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Thread: What Camera Do You Use?

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    Great night shot @Ender!

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    Just like "Magic",,, all of a sudden pictures showed up in some of the previous posts.

    Some really great stuff there guys.

    I use my IPhone 6 and IPad Pro mostly but lately the pictures from the IPhone post 90 Deg out no matter what I do or how I edit the picture. I have heard that the new IPhone 7 has a portrait mode that displays a great DOF, maybe time for n upgrade, huh?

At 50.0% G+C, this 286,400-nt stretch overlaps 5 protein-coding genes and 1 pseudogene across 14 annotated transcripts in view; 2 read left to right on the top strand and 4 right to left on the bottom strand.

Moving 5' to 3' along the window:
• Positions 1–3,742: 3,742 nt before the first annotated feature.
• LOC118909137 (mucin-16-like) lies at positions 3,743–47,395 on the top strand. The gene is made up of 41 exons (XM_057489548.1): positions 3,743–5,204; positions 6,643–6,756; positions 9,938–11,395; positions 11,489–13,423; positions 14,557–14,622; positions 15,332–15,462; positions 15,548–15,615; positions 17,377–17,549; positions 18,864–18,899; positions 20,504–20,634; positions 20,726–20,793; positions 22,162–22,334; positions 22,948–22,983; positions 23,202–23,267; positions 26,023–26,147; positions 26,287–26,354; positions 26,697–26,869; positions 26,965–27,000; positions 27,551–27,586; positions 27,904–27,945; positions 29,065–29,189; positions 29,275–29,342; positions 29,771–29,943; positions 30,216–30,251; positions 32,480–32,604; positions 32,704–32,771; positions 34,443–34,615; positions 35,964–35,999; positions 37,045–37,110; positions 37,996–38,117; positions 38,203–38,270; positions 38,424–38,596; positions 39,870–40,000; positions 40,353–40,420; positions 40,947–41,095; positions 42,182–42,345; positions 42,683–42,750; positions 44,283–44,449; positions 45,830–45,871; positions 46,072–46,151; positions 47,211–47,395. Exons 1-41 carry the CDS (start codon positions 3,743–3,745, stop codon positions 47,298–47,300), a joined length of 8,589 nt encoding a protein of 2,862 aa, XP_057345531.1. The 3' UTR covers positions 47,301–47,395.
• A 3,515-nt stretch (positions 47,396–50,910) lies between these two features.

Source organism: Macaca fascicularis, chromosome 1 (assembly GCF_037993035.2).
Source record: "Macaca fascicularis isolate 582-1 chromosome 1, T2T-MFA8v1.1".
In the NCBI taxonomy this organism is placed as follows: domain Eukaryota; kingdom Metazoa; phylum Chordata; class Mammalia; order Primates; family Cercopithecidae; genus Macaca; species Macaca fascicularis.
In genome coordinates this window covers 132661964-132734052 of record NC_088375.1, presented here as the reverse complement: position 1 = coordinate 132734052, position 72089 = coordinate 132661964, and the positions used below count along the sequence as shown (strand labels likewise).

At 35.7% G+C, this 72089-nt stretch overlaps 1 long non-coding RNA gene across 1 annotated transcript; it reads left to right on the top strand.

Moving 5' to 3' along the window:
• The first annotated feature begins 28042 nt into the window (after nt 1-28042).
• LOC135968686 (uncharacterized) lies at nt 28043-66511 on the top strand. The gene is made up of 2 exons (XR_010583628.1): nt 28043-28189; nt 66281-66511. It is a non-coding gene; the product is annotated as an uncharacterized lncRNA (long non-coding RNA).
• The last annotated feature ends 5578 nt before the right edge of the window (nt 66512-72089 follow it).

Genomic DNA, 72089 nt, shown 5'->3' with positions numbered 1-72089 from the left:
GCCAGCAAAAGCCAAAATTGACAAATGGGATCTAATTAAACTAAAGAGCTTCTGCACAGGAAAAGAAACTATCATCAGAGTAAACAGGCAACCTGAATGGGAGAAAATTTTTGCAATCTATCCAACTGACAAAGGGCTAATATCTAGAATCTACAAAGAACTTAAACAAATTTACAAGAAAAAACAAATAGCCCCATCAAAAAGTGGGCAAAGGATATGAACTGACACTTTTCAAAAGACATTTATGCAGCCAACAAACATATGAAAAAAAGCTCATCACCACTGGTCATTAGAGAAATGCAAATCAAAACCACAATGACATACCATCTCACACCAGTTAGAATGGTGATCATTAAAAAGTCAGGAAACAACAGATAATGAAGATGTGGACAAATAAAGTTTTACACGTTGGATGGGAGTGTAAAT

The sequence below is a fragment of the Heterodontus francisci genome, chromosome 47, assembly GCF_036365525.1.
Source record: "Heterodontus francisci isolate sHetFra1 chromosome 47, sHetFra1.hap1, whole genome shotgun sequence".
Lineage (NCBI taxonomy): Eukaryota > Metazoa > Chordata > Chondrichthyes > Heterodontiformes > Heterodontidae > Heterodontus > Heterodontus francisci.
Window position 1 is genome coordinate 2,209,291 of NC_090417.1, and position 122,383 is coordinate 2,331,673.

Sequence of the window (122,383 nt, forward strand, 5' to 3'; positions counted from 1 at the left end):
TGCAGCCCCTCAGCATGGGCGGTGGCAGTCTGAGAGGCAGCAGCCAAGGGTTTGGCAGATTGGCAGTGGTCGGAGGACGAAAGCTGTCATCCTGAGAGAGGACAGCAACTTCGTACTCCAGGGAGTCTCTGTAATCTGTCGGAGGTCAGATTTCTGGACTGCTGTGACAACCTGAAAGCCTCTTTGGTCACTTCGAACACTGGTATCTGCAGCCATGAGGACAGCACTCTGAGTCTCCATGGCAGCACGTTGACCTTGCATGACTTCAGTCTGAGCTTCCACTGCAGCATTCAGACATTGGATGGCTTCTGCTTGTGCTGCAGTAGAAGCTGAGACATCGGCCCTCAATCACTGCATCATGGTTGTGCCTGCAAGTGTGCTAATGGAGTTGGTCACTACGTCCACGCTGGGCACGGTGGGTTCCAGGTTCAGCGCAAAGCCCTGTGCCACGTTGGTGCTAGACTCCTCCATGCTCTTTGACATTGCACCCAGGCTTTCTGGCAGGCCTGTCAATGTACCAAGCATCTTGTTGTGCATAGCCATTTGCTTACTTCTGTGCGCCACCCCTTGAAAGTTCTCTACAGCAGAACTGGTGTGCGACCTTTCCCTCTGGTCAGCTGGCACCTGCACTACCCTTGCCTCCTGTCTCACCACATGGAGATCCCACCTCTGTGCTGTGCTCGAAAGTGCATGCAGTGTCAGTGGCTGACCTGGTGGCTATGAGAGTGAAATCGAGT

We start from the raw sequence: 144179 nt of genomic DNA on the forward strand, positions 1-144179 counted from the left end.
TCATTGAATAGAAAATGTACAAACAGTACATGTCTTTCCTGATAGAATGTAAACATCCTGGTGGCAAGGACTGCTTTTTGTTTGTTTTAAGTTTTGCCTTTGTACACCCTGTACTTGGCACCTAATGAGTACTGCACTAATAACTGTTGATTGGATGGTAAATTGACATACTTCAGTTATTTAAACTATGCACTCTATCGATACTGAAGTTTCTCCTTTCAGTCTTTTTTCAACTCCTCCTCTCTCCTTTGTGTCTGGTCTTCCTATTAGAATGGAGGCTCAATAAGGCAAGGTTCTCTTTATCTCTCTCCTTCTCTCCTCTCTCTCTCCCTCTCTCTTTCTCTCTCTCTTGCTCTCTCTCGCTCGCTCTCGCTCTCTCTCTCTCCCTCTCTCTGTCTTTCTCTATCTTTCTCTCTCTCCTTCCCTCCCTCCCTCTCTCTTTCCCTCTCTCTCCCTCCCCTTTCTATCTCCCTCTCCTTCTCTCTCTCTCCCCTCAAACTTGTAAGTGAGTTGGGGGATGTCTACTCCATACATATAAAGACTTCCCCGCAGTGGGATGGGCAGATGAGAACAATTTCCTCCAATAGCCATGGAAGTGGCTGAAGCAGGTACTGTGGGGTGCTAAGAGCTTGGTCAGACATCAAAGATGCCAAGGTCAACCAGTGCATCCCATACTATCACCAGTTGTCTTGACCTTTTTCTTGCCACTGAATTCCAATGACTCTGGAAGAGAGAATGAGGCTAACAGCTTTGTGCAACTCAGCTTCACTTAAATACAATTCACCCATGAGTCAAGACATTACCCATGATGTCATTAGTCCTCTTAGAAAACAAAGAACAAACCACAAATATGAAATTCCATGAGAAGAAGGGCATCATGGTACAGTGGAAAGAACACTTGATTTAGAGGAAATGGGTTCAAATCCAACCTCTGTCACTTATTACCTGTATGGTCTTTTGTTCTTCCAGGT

Like I said I have a LUMIX but like others I don't know how to use it very well. More practice needed.
    Last edited by Chicago Rail; 23rd Mar 2017 at 07:09 PM.

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    Quote Originally Posted by Chicago Rail View Post
    I have heard that the new IPhone 7 has a portrait mode that display a great DOF . . .
    The iPhone 7 does have a new portrait mode (though I haven't tried it myself), but the physics of light limits what its small sensor can produce. Nothing does shallow depth-of-field portraiture like a full-frame DSLR shot wide-open:


    Nikon D3s + AF DC-Nikkor 105mm f/2.0D @ f/2.0


    Nikon Df + AF DC-Nikkor 135mm f/2.0D @ 2.0

    Southern Pacific | Santa Fe | SPSF | BNSF | Metrolink | CalTrain | Chicago Metra | TGV Lyria

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    Quote Originally Posted by Metrolink View Post